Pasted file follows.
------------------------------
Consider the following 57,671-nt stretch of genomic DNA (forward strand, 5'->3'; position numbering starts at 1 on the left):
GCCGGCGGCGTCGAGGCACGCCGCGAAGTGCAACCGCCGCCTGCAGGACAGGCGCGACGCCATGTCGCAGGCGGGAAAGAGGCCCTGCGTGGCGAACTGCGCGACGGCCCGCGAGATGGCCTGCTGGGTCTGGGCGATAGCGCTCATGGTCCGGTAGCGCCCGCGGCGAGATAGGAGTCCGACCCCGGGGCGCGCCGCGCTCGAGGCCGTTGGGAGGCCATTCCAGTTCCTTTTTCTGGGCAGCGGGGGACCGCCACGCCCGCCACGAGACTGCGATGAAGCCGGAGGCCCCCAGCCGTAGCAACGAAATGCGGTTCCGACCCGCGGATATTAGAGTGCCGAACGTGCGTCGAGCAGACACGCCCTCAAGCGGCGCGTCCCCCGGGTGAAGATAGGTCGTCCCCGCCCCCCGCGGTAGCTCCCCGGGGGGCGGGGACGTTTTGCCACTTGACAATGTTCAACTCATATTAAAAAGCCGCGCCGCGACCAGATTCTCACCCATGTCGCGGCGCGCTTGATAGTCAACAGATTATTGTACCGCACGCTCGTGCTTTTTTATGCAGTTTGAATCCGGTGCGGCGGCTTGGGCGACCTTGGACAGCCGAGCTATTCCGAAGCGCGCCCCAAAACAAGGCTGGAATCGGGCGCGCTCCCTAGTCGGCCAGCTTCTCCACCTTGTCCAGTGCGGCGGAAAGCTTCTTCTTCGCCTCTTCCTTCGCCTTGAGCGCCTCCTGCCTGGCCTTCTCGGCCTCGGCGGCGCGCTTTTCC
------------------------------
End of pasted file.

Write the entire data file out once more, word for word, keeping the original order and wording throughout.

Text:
Consider the following 57,671-nt stretch of genomic DNA (forward strand, 5'->3'; position numbering starts at 1 on the left):
GCCGGCGGCGTCGAGGCACGCCGCGAAGTGCAACCGCCGCCTGCAGGACAGGCGCGACGCCATGTCGCAGGCGGGAAAGAGGCCCTGCGTGGCGAACTGCGCGACGGCCCGCGAGATGGCCTGCTGGGTCTGGGCGATAGCGCTCATGGTCCGGTAGCGCCCGCGGCGAGATAGGAGTCCGACCCCGGGGCGCGCCGCGCTCGAGGCCGTTGGGAGGCCATTCCAGTTCCTTTTTCTGGGCAGCGGGGGACCGCCACGCCCGCCACGAGACTGCGATGAAGCCGGAGGCCCCCAGCCGTAGCAACGAAATGCGGTTCCGACCCGCGGATATTAGAGTGCCGAACGTGCGTCGAGCAGACACGCCCTCAAGCGGCGCGTCCCCCGGGTGAAGATAGGTCGTCCCCGCCCCCCGCGGTAGCTCCCCGGGGGGCGGGGACGTTTTGCCACTTGACAATGTTCAACTCATATTAAAAAGCCGCGCCGCGACCAGATTCTCACCCATGTCGCGGCGCGCTTGATAGTCAACAGATTATTGTACCGCACGCTCGTGCTTTTTTATGCAGTTTGAATCCGGTGCGGCGGCTTGGGCGACCTTGGACAGCCGAGCTATTCCGAAGCGCGCCCCAAAACAAGGCTGGAATCGGGCGCGCTCCCTAGTCGGCCAGCTTCTCCACCTTGTCCAGTGCGGCGGAAAGCTTCTTCTTCGCCTCTTCCTTCGCCTTGAGCGCCTCCTGCCTGGCCTTCTCGGCCTCGGCGGCGCGCTTTTCC